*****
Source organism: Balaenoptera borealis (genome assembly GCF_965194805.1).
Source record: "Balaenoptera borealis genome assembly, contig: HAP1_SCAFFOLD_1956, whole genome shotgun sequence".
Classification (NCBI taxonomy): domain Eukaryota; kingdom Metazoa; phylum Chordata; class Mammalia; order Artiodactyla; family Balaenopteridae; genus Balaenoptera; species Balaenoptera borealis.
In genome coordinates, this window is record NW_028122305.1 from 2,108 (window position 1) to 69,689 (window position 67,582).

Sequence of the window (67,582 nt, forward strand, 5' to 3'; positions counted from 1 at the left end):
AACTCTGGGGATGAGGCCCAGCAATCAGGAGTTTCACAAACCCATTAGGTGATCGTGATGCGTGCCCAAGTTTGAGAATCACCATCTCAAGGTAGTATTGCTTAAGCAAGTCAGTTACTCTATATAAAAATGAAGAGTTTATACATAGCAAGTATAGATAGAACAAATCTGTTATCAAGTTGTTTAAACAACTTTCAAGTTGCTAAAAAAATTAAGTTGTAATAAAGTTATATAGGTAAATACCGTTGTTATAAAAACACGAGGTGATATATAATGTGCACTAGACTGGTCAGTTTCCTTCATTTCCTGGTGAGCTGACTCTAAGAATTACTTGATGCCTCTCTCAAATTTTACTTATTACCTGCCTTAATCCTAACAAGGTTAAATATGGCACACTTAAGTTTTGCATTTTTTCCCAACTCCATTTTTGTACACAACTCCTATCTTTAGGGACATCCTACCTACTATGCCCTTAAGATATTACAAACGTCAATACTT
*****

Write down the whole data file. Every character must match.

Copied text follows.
Source organism: Balaenoptera borealis (genome assembly GCF_965194805.1).
Source record: "Balaenoptera borealis genome assembly, contig: HAP1_SCAFFOLD_1956, whole genome shotgun sequence".
Classification (NCBI taxonomy): domain Eukaryota; kingdom Metazoa; phylum Chordata; class Mammalia; order Artiodactyla; family Balaenopteridae; genus Balaenoptera; species Balaenoptera borealis.
In genome coordinates, this window is record NW_028122305.1 from 2,108 (window position 1) to 69,689 (window position 67,582).

Sequence of the window (67,582 nt, forward strand, 5' to 3'; positions counted from 1 at the left end):
AACTCTGGGGATGAGGCCCAGCAATCAGGAGTTTCACAAACCCATTAGGTGATCGTGATGCGTGCCCAAGTTTGAGAATCACCATCTCAAGGTAGTATTGCTTAAGCAAGTCAGTTACTCTATATAAAAATGAAGAGTTTATACATAGCAAGTATAGATAGAACAAATCTGTTATCAAGTTGTTTAAACAACTTTCAAGTTGCTAAAAAAATTAAGTTGTAATAAAGTTATATAGGTAAATACCGTTGTTATAAAAACACGAGGTGATATATAATGTGCACTAGACTGGTCAGTTTCCTTCATTTCCTGGTGAGCTGACTCTAAGAATTACTTGATGCCTCTCTCAAATTTTACTTATTACCTGCCTTAATCCTAACAAGGTTAAATATGGCACACTTAAGTTTTGCATTTTTTCCCAACTCCATTTTTGTACACAACTCCTATCTTTAGGGACATCCTACCTACTATGCCCTTAAGATATTACAAACGTCAATACTT